As usual ballads are very sad and Barbara Allen makes no exception. It sets a clear contrast between the “merry month of May”, full of life, and a young man dying. Find out why.
The rhyme scheme is irregular and there are few repetitions and no caesuras.
ALL in the merry month of May,
When green buds they were swelling,
Young Jemmy Grove on his death-bed lay
For love o’ Barbara Allen.
He sent his man unto her then,
To the town where she was dwelling:
“O haste and come to my master dear,
If your name be Barbara Allen.”
Slowly, slowly rose she up,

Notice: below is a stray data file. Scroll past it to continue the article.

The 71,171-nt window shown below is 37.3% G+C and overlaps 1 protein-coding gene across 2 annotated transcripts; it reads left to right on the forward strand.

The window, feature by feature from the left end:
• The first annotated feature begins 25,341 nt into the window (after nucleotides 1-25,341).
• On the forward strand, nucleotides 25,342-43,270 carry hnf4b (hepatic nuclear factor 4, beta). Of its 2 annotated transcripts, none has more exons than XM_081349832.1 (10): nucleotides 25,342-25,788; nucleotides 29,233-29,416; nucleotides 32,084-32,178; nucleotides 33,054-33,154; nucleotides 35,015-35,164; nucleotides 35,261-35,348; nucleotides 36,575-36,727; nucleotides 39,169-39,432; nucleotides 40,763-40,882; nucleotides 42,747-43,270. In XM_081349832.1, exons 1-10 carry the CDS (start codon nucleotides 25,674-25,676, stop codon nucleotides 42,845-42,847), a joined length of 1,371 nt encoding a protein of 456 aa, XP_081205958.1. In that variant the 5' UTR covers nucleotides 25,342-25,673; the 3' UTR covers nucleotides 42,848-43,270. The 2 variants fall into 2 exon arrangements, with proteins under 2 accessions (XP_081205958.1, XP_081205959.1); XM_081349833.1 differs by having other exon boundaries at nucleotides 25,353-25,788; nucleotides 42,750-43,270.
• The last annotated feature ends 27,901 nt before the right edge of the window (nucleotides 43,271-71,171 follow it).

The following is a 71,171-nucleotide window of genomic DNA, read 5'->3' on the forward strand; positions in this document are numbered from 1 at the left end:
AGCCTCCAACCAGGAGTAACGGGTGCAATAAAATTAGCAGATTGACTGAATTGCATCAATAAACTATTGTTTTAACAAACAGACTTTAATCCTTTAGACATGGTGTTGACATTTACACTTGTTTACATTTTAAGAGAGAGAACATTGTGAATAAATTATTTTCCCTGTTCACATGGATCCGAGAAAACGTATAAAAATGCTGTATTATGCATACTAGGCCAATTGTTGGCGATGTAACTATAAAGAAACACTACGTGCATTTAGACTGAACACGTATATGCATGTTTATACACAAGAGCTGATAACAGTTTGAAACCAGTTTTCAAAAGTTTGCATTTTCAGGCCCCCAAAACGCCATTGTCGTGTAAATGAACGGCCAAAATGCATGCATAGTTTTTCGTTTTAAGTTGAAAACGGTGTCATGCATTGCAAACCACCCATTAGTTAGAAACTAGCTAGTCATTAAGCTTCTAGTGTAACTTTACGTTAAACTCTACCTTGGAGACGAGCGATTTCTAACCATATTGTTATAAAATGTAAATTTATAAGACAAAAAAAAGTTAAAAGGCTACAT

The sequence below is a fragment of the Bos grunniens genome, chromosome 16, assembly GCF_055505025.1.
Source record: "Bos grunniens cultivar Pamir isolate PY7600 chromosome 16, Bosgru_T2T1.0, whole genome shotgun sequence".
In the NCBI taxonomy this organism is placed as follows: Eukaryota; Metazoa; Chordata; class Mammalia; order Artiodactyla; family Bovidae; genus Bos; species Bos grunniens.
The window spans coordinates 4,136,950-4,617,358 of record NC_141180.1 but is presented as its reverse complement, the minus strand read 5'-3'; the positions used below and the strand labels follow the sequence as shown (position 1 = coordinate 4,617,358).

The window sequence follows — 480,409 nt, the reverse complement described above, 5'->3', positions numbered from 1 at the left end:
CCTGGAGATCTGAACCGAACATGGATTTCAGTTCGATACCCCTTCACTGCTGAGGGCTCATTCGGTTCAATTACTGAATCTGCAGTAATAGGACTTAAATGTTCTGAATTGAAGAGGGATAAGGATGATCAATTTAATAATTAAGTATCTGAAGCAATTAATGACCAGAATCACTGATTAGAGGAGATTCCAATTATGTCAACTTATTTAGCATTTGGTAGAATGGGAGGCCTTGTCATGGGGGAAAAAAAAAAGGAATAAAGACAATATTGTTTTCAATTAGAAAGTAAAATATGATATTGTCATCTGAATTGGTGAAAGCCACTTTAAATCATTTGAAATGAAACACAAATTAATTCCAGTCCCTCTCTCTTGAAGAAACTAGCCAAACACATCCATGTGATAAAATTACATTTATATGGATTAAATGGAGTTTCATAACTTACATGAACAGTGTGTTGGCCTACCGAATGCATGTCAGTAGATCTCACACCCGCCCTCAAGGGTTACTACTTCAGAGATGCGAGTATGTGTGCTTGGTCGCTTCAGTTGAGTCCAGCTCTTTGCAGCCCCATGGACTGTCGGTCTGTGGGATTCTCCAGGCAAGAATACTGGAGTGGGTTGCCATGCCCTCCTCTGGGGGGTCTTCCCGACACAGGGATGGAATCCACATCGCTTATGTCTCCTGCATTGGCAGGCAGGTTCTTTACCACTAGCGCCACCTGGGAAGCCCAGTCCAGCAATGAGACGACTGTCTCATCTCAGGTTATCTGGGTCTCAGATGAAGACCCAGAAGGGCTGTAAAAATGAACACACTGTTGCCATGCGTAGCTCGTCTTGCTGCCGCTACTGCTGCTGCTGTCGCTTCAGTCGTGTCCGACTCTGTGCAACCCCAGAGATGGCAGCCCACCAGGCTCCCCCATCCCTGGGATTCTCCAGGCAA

And she cam’ where he was lying;
And when she drew the curtain by,
Says, “Young man, I think you’re dying.”
He turn’d his face unto the wa’,
And death was wi’ him dealing:
“Adieu, adieu, my dear friends a’;
Be kind to Barbara Allen.”
As she was walking o’er the fields,
She heard the dead-bell knelling;
And every jow the dead-bell gave,
It cried, “Woe to Barbara Allen!”
“O mother, mother, mak’ my bed,
To lay me down in sorrow.
My love has died for me to-day,
I’ll die for him to-morrow.”
lay: was dwelling: living
rose up: got up
curtain: around the bed
knelling: death sound of a bell